Senior brings original ballet to North Alabama

Senior Jeremy Smith will present the first premiere of a ballet, “The Singularity,” in North Alabama at the Zodiac Theater April 21 and 22.

The plot revolves around a computer suddenly gaining the ability to feel and how it comes to term with its newfound emotions.

Smith said each of the three acts represent a different phase, describing the ballet as “the coming-of-age story told through the eyes of a computer.”

“It mirrors the stages we all go through as we develop into realizing the power that’s in ourselves,” he said. “(It is) a familiar story told in an unfamiliar way.”

Smith said western classical, rock, indie and alternative music, as well as film scores, influence the ballet, making it different from classical music style of “The Nutcracker.”

Smith said the idea for the ballet came from discussions with a fellow philosophy minor. The two discussed the idea of singularity, a hypothetical point in time where artificial intelligence advances to the same level as human intelligence.

Smith wrote the ballet over the course of about a month while staying at Azule Art Residency in North Carolina last June. Every day, he worked between 10 and 16 hours on the ballet.

Smith said he had a piano in his room, which he used along with composing software to create the music.

However, there was more to the ballet than the music. Since June, Smith has spent time finding musicians, rehearsing, booking dates, finding a venue, marketing on social media and studying the budget. He will also conduct the music both nights.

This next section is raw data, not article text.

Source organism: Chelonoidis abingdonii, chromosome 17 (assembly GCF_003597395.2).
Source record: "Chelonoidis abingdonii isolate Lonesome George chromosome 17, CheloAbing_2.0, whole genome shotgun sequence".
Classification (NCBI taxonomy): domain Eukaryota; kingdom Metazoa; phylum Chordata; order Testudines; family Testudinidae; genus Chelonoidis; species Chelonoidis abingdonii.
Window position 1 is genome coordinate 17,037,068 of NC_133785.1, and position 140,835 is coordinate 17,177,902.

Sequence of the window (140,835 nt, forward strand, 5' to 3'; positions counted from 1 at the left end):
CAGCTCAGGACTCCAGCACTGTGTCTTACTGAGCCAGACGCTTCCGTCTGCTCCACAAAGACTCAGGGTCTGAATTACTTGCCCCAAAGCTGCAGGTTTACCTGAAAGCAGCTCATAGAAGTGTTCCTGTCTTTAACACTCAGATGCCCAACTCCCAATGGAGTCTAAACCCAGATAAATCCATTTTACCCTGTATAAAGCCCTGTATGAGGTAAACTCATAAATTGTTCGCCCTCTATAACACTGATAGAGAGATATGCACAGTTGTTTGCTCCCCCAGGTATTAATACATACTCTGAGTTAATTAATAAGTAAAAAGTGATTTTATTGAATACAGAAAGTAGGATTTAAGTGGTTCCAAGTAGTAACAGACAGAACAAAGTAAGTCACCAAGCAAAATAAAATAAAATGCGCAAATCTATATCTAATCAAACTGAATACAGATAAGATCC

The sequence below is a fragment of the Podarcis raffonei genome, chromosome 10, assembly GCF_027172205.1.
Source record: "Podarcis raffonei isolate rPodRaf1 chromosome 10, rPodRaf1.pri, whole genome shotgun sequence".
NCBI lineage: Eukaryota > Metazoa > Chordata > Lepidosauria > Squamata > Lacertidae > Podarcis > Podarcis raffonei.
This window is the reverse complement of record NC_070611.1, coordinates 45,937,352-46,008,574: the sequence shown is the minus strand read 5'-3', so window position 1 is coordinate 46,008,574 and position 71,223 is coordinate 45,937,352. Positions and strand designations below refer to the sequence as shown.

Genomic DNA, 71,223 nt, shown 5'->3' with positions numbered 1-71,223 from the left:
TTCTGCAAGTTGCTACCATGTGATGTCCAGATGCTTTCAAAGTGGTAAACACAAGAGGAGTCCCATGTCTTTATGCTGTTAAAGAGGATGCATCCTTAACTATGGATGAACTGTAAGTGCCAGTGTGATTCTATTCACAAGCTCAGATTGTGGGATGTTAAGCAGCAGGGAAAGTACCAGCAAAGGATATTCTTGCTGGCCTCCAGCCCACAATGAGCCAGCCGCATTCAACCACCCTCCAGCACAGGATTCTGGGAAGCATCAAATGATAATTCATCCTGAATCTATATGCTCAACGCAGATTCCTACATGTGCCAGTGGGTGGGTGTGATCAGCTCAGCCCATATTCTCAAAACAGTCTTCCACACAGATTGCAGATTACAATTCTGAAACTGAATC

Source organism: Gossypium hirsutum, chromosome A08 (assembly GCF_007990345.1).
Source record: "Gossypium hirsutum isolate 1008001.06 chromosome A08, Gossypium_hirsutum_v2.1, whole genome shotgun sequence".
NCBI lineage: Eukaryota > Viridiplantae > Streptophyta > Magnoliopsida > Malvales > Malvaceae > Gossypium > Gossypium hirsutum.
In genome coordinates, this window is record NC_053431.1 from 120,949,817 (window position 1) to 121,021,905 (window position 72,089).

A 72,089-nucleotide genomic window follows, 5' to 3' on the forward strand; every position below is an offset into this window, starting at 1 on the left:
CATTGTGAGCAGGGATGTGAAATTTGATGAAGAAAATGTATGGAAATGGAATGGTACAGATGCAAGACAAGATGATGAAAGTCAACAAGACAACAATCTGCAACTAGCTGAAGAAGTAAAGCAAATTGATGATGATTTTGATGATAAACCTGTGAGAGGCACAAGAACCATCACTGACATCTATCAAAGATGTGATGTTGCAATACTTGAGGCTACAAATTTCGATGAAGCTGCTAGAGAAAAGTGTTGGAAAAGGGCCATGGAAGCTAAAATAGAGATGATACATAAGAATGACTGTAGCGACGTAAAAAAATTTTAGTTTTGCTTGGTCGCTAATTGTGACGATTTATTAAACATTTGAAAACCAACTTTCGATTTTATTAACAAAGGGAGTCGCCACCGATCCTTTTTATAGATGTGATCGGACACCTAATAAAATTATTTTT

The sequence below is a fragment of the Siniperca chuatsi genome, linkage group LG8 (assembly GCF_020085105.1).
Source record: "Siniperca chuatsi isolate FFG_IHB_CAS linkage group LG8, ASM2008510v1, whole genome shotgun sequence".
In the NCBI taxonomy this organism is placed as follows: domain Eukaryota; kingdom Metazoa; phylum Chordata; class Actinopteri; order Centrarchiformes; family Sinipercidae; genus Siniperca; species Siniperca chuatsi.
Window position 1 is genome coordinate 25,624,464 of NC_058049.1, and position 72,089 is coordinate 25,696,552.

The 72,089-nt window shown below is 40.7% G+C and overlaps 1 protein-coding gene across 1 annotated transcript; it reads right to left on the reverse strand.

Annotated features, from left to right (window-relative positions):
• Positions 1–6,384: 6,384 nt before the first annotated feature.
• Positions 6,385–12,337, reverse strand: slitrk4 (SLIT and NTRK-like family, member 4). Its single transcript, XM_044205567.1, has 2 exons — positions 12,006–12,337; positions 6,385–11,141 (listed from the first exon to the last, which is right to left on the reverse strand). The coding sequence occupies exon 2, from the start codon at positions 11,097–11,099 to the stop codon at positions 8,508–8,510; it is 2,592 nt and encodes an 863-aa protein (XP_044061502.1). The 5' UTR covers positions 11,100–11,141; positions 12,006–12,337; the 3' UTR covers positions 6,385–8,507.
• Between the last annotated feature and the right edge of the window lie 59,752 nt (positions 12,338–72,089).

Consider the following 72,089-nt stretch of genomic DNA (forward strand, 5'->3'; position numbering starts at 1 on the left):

It was up to sophomore Karlee Mauk to create the choreography and bring it onstage as the dancer.

“I took a few notes on how I wanted to communicate with the audience the plot of the story, and then I went from there,” Mauk said.

Mauk has been training in ballet since age three and currently is a member of the UNA Lionettes danceline.

Smith said he always wanted to study composition, but it was unavailable when he started at UNA.

After taking a year and a half off break from college, Smith came back to find composition lessons were available. He now majors in instrumental music with a minor in philosophy.

Smith said he would not have started composing without the help of music instructor Sam Merciers.

“Jeremy has been a standout the entire time because he’s so prolific,” Merciers said.

The ballet uses two flutists, three clarinetists, a bass clarinetist, a percussionist and a keyboardist to perform the music.

Merciers said he thinks the ballet will get a standing ovation. Mauk said it is “like nothing you’ve ever seen before.”

The ballet will start at 8:30 p.m. on both nights. Tickets are $15 and are available at the Shoals Theatre Box Office, The Eclectic, Underground Art & Sound, Eleven-54 on Wood, Traditions Barbershop and Blank Comics, or through the production’s performers and musicians.

For more information, contact the Zodiac Theatre at 256-764-1700.